Park visitors can adapt their behavior based on drought conditions with the most common being substituting locations, activities, or the timing of their trips, but to adapt, they must be aware of the drought, its implications, and alternative options (e.g., locations or activities), as well as have the ability to change their plans [31, 66, 67]. One suggested adaptation strategy is for parks to provide updated information to visitors on the impacts of drought at different sites within the park so visitors can adapt their activities or locations, if need be [32]. The effects of drought on park resources and visitation, including affected natural features and infrastructure, should be monitored, and incorporated into ongoing climate adaptation planning efforts. Parks could also work with other land managing agencies to include information about recreational opportunities on other nearby public lands outside of the park, especially when conditions inside the park are not ideal for some activities [21]. Parks can also embrace this opportunity to interact with visitors during droughts to educate them about droughts, their causes, and implications by providing information to these stewards to enhance the quality and safety of their visits. Additionally, park managers can adapt to changing drought conditions by carefully managing lake and river access and capacity, including increasing the length of some boat ramps to still provide access when water is lower (where appropriate) [21]. All of these contextualized suggestions based on our dataset align with previous work on an interdisciplinary drought-tourism/recreation framework by Thomas et al. [34], which centers on the multi-season vulnerability of recreation to drought and the necessity for multiple arenas of measures, mitigation, adaption, and preparedness.

This was the first effort to understand how drought may impact visitation to national parks in California. Future research could work to better understand how drought fits in to the larger suite of variables that impact visitation–including temperature, precipitation, and the state of the economy. Additionally, because we analyzed visitation numbers, we cannot draw conclusions about if people were changing their intended activities, or if the overall quality of their park experiences changed during drought years. We also do not know if potential visitors were displaced and went elsewhere for a certain activity, or just did not visit parks altogether. This shows the need for future research on this topic. It is possible that only a subset of visitors are impacted by drought (e.g., those participating in water-dependent activities), but more research is needed to determine which visitors pursuing what activities are the most affected by what type of short or long-term drought or wet conditions and how exactly they respond to these conditions among parks with different climate types. This research is useful for managers in that it can inform overall park staffing levels and allocation of resources given the different visitation timing and use levels between wet and dry years. Future research should build on this to consider the timing and volume for different types of recreational use, such as with front country camping, day use, and backcountry, as has recently been shown [52]. Visitor expectations and patterns of use between wet and dry years are particularly important to asses given the rapid transitions that can take place between drought and flooding [68]. A visitor survey across different recreational activities could complement an analysis and would be useful to see how people perceive drought, how it affects their ability to access or pursue a given recreational activity, and if it impacts their quality of experience. These surveys should include reference not only to water-dependent recreational activities, but also the transportation means and timing necessary to access these activities. Regional perspectives across protected areas are also needed, to contextualize relative increases/decreases in NPS visitation with data available for other sites in the region (e.g., U.S. Forest Service, California State Parks).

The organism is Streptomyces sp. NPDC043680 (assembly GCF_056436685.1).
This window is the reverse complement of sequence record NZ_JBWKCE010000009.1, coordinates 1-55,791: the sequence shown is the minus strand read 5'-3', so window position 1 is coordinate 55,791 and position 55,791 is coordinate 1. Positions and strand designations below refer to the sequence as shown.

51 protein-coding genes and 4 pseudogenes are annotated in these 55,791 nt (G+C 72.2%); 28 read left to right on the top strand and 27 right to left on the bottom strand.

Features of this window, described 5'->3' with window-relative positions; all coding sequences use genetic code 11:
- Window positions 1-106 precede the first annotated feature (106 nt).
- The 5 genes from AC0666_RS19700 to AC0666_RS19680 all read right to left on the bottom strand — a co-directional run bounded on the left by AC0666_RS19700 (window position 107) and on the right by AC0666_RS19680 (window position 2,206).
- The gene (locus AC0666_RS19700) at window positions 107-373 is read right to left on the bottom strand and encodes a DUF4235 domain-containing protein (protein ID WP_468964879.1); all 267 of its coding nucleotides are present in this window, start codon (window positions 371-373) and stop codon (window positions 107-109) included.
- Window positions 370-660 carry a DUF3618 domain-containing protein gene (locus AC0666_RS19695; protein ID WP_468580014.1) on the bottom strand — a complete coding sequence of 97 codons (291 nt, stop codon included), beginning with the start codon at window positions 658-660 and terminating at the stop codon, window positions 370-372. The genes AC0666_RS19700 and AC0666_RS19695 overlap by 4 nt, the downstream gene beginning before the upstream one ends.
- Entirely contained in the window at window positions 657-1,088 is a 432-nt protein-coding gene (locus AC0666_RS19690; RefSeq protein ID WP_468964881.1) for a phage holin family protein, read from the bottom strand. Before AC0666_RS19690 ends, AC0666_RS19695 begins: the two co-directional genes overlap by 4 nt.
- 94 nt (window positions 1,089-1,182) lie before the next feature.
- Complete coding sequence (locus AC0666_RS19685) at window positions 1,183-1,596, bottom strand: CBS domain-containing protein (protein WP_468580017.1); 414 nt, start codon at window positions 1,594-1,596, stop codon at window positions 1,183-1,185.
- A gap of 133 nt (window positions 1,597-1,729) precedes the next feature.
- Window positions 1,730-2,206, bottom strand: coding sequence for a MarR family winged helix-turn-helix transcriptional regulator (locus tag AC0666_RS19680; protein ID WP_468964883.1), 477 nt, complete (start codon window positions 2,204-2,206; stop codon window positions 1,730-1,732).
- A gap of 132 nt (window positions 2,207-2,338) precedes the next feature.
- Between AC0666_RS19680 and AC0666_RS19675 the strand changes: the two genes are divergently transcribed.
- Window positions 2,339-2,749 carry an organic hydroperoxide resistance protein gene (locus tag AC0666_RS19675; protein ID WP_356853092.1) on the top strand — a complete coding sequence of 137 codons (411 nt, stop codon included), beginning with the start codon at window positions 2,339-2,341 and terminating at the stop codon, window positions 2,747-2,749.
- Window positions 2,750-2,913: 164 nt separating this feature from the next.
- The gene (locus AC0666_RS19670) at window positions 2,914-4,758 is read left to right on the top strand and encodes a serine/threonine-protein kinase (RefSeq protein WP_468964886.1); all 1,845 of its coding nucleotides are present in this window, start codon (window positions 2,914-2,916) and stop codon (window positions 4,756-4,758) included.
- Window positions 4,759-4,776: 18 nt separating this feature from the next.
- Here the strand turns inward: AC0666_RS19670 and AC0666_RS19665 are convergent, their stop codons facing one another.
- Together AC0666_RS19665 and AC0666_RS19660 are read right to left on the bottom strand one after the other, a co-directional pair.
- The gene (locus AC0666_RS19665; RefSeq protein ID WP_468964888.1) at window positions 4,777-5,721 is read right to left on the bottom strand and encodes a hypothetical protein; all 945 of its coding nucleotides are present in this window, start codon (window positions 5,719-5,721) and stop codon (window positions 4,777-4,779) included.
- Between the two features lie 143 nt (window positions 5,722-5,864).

Supporting information

S1 Table. Monthly and annual visitation levels and drought classification for select mountain, arid, and coastal parks in California.


S2 Table. Supplementary data for matrix of Pearson’s correlations between detrended seasonal visitation and seasonal drought indices during 1980–2019.